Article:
Guidelines for evaluation of the nutritional status and growth in refugee children during the domestic medical screening examination
Published Date:November 4, 2013
Corporate Authors:National Center for Emerging and Zoonotic Infectious Diseases (U.S.). Division of Global Migration and Quarantine
Description:Much of our understanding of the nutritional and developmental status of newly arrived refugees in the United States is based on studies of specific ethnic cohorts during defined periods. For example, during the influx of Southeast Asian refugees in the late 1970s and early 1980s, significant growth and nutritional disorders were reported within these cohorts. In fact, the large number of U.S. entries from Southeast Asia during this period likely contributed to the increases observed in overall rates of stunting among the general U.S. Asian population.
Since the 1980s, refugee populations arriving in the United States have become more diverse, with increasing numbers of refugees arriving from Africa, Europe, and the Middle East. For example, in 2005, populations originating from 10 countries constituted 86% of all newly arrived refugees: Cuban, Ethiopian, Iranian, Laotian, Liberian, Russian, Somali, Sudanese, Ukrainian, and Vietnamese. Undernutrition has been documented in many of these populations. Poor growth and nutrition have also been reported in refugee children arriving in the United States, although studies suggest that most refugee children experience catch-up growth and reach normal weight within 6-24 months of arrival in the United States.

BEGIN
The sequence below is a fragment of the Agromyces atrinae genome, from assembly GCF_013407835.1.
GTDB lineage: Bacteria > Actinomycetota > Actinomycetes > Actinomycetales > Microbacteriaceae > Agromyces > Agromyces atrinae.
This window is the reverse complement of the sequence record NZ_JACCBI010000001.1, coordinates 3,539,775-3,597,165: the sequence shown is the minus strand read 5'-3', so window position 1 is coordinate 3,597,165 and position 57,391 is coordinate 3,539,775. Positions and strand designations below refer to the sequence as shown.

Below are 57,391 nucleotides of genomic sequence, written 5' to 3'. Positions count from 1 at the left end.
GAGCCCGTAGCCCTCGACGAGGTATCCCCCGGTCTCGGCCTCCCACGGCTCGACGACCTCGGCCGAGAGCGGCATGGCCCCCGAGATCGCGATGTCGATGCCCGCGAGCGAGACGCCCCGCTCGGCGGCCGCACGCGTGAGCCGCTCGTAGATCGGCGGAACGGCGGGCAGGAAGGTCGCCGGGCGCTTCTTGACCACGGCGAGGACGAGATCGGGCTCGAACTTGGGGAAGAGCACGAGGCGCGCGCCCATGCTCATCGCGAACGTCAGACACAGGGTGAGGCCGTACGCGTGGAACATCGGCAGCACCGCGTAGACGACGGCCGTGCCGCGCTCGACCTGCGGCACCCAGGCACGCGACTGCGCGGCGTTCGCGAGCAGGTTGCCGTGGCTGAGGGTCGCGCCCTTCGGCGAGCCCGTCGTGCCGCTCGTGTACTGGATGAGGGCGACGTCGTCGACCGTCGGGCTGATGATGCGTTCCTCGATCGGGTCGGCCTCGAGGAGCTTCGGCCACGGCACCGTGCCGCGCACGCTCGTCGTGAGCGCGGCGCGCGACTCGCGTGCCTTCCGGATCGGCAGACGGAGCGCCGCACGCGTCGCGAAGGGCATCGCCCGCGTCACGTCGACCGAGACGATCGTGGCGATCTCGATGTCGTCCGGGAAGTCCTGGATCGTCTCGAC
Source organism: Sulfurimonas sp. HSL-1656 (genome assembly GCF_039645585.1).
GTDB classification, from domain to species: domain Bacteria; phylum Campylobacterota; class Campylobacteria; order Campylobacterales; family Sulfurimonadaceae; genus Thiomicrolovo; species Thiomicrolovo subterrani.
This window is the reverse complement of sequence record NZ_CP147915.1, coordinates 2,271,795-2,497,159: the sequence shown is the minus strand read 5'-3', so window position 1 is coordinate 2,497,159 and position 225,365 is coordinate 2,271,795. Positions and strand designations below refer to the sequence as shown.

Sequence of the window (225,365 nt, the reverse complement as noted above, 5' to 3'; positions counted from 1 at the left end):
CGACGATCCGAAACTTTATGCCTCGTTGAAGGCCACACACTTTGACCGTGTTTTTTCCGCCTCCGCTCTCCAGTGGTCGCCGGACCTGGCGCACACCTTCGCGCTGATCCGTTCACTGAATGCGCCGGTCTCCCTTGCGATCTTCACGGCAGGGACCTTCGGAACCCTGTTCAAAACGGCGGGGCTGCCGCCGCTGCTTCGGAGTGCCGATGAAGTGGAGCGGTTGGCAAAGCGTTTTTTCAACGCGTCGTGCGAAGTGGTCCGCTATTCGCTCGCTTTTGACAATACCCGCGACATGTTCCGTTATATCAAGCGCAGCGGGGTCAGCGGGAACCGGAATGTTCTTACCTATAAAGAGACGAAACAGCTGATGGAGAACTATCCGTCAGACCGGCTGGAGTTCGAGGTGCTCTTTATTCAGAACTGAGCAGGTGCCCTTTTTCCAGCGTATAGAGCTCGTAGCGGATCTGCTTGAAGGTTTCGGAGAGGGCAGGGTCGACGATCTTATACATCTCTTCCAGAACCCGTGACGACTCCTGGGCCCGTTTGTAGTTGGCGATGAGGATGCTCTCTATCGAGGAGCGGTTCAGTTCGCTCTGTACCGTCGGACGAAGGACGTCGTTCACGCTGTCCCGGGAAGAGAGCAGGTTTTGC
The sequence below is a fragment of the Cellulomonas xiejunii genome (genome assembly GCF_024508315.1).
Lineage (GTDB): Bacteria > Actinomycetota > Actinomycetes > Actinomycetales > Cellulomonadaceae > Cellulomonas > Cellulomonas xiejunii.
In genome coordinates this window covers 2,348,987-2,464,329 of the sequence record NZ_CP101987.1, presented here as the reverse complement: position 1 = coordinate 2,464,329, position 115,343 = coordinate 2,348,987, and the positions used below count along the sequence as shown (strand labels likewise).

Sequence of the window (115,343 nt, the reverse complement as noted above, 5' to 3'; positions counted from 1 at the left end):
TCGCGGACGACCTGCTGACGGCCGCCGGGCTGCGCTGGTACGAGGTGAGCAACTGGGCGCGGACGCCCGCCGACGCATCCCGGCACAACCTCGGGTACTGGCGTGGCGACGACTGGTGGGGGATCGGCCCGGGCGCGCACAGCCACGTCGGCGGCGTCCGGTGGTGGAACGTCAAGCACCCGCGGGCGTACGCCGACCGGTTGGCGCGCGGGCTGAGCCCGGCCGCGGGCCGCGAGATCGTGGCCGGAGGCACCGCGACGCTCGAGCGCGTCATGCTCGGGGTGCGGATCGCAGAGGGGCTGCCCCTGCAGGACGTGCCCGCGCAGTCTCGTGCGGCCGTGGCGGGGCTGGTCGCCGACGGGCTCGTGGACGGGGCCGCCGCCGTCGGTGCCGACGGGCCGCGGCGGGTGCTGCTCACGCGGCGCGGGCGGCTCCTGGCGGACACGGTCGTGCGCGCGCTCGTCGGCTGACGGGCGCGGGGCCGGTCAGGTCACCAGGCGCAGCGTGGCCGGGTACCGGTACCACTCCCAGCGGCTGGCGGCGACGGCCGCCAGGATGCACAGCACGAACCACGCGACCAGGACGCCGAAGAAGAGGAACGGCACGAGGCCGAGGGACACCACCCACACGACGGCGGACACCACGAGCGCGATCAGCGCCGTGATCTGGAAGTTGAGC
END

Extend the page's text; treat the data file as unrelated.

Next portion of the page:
Although undernutrition is often associated with refugee status, concerns are increasing about overweight/obesity among refugees resettling to developed countries. Overweight and obesity are frequently assumed to be associated with assimilation to a U.S. lifestyle (increased availability of high-calorie foods, reduced physical activity), compounded by lack of nutritional education. However, one study identified a population of African children who had a high prevalence of overweight/obesity at the time of arrival, and other data have identified overweight/obesity and associated medical consequences in the newly arriving Iraqi population. This trend may reflect the overall rising global prevalence of overweight/obesity and/or the changing socioeconomic status of newly arriving refugees. Several studies have identified overweight/obesity to be a prevalent condition in both children and adult refugees after arrival in the United States; this condition is particularly evident among those from low-income countries in Latin America, the Caribbean, the Middle East, North Africa, certain nations of Sub-Saharan Africa, Central Eastern Europe, and the former Soviet Union. Several factors have been identified that increase the risk of obesity among refugees, including length of stay in the host country, level of acculturation to U.S. lifestyles, existing cultural beliefs and values, and poor quality of housing. Information on obesity in the United States is available at: www.cdc.gov/obesity/index.html and www.cdc.gov/healthyyouth/obesity/facts.htm. Therefore, these populations may increasingly be at risk for both undernutrition, a condition associated with development and cognitive delays, and overweight/obesity, a condition associated with chronic medical conditions, including hypertension, diabetes, and cardiovascular disease.
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